The biggest problem I have with it is the speed (especially when working with AD objects). I’ve been playing around with moving some of it to C#, and I’ve noticed an amazing speed improvement. At some point in the future, the module will have at least some C#. I may one day make the entire module a compiled module (the source code will always be included).

Other features that will come in the future:

• Central Access Policies (view/set assigned CAPs for files and folders and view central access rules associated with the CAP)
• Conditional/Callback ACEs will show conditions (very similar to ACL Editor)
• File/folder dynamic access control tags will be viewable (and one day settable)
• Get-EffectiveAccess will show limiting CARs when a CAP is assigned (right now, CAPs should be taken into account, but it won’t show which CAR is limiting access)
• Get-EffectiveAccess will allow you to add group/device claims

## PowerShellAccessControl 1.2 Released

Posted: January 4, 2014 in PowerShell, Security
Tags: , , , , , , , ,

There’s a new version of my PowerShellAccessControl module available in the Script Center Repository. It’s got a lot of new stuff in it, so go check it out. I’m going to just show you some random commands to run (and I’ll post a screenshot or two).

The update brings the ability to audit/modify SACLs (object auditing). It also simplifies getting security descriptors for several objects, including services, printers, WMI namespaces, and more (even file/folder and registry entries). PowerShell v2 is also supported (let me know if you find anything that doesn’t work when using v2). It’s still lacking the functions I’ve been working on to actually save the security descriptors back out. Don’t worry, though, because those are coming. I’m also working on other ways for the module to get its hands on more security descriptors.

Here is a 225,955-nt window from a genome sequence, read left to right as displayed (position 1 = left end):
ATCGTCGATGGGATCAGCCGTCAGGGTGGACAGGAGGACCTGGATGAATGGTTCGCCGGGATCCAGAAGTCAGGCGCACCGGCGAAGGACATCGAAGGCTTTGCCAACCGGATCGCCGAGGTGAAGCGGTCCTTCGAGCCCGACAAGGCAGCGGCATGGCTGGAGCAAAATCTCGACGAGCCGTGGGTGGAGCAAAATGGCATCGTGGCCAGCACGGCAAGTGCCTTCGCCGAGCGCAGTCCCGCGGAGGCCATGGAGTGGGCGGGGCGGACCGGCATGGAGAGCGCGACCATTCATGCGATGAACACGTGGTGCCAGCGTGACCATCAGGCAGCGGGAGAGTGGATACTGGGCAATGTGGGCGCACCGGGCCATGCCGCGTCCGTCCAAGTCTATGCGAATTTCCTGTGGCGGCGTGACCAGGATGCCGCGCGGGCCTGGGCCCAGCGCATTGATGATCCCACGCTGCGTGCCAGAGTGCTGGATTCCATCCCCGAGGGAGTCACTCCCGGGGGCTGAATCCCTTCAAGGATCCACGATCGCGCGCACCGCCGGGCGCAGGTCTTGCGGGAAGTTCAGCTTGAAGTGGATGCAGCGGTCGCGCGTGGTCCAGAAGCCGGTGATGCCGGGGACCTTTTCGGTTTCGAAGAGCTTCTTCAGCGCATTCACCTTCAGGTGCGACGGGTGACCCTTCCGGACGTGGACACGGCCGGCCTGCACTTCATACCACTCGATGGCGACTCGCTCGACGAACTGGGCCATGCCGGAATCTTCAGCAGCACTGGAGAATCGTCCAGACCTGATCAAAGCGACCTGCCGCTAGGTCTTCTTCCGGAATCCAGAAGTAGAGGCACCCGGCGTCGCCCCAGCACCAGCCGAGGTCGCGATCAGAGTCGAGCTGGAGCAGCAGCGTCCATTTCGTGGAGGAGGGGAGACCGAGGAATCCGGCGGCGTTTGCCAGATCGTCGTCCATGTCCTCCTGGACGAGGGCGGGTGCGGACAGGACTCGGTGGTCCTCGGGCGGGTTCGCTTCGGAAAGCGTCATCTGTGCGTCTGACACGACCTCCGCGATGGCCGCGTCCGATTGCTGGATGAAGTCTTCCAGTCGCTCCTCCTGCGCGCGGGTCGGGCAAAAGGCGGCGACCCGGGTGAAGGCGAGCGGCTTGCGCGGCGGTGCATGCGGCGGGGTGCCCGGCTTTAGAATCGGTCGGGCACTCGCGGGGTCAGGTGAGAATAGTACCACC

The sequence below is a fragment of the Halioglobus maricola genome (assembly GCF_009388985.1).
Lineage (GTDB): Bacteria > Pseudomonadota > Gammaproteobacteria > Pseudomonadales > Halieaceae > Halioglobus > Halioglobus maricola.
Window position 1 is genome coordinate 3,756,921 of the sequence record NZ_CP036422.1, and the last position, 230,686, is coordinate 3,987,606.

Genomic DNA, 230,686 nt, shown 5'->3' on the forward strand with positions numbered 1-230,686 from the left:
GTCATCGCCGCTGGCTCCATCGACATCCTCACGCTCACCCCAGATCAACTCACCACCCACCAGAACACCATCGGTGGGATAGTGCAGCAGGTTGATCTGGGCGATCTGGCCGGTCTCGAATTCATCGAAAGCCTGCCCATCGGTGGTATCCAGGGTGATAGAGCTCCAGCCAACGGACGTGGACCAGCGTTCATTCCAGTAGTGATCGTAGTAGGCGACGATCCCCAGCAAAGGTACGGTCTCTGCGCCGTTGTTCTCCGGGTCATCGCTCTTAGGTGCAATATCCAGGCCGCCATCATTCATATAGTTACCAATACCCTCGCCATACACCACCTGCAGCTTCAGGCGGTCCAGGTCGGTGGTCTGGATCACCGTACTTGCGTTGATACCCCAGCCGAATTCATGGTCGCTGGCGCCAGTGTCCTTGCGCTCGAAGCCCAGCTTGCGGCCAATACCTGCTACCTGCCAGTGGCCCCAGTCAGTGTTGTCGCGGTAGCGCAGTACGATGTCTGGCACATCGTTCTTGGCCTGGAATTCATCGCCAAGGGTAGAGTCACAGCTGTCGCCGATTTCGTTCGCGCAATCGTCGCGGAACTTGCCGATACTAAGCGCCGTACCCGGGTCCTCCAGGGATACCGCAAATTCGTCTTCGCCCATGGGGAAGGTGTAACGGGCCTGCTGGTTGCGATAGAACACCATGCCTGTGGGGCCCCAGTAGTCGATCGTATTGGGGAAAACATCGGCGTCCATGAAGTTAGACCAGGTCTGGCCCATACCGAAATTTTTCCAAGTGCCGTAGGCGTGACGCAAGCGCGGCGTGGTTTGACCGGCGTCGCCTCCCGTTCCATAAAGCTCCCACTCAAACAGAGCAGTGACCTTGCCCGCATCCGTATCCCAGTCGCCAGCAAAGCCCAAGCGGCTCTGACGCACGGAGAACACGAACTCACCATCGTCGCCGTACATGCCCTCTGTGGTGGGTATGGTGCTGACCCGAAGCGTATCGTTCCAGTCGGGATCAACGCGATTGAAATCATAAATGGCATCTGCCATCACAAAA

For now, though, I think it does a pretty good job of letting you audit your ACLs for almost anything you’d want to (and if it doesn’t directly support the object, you can still use New-AdaptedSecurityDescriptor if you know the SDDL or binary form of the SD). You can also use New-AccessControlEntry to create file, folder, and registry ACEs to use with Get-Acl and Set-Acl. That by itself saves several lines of code.

Anyway, go download the module, then run through some of these demo scripts line by line:

Working with services:

# Must be run as admin b/c of GetSecurityDescriptor WMI method

# Get BITs service SD
$SD = Get-Service bits | Get-SecurityDescriptor # Check out the default formatting$SD

# And as a list: